Types of Funds
A historical repository may rely on many of sources for operating funds. Public taxes, grants, membership fees, donations, sales, rentals and fund-raising events may contribute to the operating budget.
The historical repository’s leadership is responsible for determining funding priorities under the repository’s mission and strategic plan, and for deciding where and how to get money to support these priorities. In fund-raising, the governing board and key staff members play important roles. The governing board identifies sources and methods of obtaining support. Staff provide information about the organization and its needs.
Major categories of funding sources for grants or donations:
- Private sector funds
- Public sector funds
- Local fund drives
Private Sector Funds
Donations and/or grants can come from individuals, corporations and foundations. Look for a person or organization matching your repository’s needs and interests. A good place to start locating private funders is The Foundation Center. Examples of Oregon foundations that provide support include the Collins Foundation and the Meyer Memorial Trust.
Public Sector Funds
These include federal and state funds or grants from government agencies such as local legislative bodies, and state and federal granting agencies.
Federal funders include:
- The National Endowment for the Humanities Division of Preservation and Access
- Institute of Museum and Library Services
- National Historical Publications and Records Commission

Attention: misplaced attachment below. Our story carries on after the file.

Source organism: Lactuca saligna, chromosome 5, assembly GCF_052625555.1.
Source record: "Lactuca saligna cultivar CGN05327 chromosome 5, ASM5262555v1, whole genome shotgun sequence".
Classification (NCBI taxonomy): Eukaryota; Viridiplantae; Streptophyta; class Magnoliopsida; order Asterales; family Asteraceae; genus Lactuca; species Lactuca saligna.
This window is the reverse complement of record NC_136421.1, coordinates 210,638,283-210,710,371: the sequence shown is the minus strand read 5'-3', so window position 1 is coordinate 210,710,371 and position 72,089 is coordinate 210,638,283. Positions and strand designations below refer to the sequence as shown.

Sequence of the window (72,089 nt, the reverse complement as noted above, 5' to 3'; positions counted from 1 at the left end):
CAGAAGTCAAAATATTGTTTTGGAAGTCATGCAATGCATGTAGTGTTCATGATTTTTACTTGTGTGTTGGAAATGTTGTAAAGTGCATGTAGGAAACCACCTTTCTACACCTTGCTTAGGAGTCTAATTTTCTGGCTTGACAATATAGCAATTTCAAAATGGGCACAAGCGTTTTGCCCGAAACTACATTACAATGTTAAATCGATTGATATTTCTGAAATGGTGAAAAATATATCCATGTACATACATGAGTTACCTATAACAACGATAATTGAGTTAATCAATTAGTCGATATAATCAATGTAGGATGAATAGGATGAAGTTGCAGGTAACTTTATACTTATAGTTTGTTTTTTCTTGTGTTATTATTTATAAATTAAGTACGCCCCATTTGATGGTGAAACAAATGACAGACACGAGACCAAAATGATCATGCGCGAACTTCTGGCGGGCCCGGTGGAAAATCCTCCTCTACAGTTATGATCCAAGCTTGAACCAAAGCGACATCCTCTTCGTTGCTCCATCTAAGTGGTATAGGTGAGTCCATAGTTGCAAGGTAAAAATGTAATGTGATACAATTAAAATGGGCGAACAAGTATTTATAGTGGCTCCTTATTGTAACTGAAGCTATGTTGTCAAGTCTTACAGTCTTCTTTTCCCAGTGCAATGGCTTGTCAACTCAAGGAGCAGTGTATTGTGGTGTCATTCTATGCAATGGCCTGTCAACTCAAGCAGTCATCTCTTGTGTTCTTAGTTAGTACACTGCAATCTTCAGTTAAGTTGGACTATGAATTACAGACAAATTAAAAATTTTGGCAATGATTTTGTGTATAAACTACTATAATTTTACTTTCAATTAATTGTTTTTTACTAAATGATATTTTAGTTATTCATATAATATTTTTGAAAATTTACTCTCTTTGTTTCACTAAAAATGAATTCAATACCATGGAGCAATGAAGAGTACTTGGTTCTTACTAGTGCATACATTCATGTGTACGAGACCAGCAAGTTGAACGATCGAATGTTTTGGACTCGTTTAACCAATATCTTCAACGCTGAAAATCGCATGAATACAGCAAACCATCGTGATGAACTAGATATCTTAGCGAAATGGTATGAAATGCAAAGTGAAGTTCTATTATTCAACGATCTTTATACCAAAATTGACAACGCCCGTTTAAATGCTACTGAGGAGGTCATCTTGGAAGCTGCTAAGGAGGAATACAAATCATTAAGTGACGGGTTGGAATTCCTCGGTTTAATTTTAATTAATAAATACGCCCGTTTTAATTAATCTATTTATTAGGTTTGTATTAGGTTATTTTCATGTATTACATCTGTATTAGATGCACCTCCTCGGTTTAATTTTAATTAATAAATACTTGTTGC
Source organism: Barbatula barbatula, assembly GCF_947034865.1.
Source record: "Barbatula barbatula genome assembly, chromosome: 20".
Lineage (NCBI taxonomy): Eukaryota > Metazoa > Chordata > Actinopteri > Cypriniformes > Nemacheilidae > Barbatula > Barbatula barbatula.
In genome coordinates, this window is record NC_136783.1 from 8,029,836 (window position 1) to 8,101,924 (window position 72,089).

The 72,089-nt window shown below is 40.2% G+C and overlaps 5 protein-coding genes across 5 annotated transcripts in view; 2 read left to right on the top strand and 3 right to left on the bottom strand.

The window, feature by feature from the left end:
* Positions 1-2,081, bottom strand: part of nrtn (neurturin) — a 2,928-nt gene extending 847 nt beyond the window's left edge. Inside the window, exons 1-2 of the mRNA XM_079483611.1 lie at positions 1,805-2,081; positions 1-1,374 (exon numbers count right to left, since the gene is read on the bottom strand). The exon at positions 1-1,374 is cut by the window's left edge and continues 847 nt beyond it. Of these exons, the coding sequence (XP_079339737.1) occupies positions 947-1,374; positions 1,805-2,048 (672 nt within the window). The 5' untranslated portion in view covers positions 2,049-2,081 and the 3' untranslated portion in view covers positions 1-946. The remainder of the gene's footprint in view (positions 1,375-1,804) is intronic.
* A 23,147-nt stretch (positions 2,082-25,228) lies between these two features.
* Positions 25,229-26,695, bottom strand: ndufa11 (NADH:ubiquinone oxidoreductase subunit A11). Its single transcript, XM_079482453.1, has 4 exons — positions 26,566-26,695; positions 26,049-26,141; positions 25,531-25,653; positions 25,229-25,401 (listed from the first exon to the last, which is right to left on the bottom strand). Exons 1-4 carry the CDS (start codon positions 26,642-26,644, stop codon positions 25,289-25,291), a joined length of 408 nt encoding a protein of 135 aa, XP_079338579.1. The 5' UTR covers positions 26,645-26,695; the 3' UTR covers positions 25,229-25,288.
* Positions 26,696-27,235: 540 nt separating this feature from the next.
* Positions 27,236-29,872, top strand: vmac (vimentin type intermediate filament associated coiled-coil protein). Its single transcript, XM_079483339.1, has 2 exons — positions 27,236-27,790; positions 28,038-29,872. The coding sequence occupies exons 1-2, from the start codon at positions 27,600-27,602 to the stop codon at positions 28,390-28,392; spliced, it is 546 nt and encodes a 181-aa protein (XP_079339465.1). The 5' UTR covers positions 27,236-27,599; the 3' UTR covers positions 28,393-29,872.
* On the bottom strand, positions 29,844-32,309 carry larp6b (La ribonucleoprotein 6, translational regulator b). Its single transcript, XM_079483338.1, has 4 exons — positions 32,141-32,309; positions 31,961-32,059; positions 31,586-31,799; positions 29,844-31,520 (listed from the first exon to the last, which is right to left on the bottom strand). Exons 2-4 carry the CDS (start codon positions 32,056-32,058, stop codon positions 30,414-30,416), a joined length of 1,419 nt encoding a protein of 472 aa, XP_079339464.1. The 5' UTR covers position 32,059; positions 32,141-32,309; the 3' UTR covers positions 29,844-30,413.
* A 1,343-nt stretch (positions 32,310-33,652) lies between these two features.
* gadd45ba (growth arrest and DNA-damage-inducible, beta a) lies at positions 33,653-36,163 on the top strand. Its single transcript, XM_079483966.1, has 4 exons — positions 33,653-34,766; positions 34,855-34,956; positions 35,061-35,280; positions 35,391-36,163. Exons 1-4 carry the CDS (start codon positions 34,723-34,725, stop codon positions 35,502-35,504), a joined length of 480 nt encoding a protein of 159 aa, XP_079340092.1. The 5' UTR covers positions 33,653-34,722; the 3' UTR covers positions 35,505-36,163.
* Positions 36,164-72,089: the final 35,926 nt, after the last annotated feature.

State funding sources that may assist Oregon historical repositories include the Oregon Cultural Trust and the Oregon Heritage Commission.
Local Fund Drives
Local fund and membership drives may provide resources for operating expenses. For large capital campaigns or specific projects, historical repositories may investigate professional fund-raising firms and grant funds. Grants are not usually a source for general operating funds, as granting agencies prefer to support repositories that already show ongoing, stable sources of income.
Successful fundraising efforts combine a variety of activities targeted at specific sources for identified needs.
Here are examples of how funding can work:
- A public program might receive arts funding from city or county government, a corporate sponsor or other organization such as the Oregon Heritage Commission.
- Building renovations might qualify for support from a historic preservation group.
- Processing or care of historical materials may qualify for grants from state or federal agencies. The donor of the materials might provide funds to defray processing expenses.
The Importance of Grant Funding
Grant funding can provide support for special projects, allowing a repository to accomplish goals otherwise out of reach. In some cases grant funding is available to start a repository or establish a program in a particular subject area. Grant proposals in which multiple repositories collaborate on a project can save on costs, build local relationships and have more long-term impact than individual projects. For this reason funders often look favorably on them.
Successful grant projects provide evidence that the repository is capable of administering and sustaining special projects over time. Knowing this can help in planning and carrying out additional grant projects in the future.
Obtaining a Grant
Target a need that is eligible for funding. Grants can fund a range of activities:
- Consulting services for planning or collection evaluation
- Processing (arrangement and description) of collections
- Purchase of appropriate storage materials
- Outreach and public programs
- Staff education and training
A grant proposal/application generally consists of a description of the project’s objectives, a plan of work, a proposed budget, mechanisms for evaluating the success of the project, and plans for sustaining the work of the project once the grant ends.
Find funding sources available to Oregon repositories.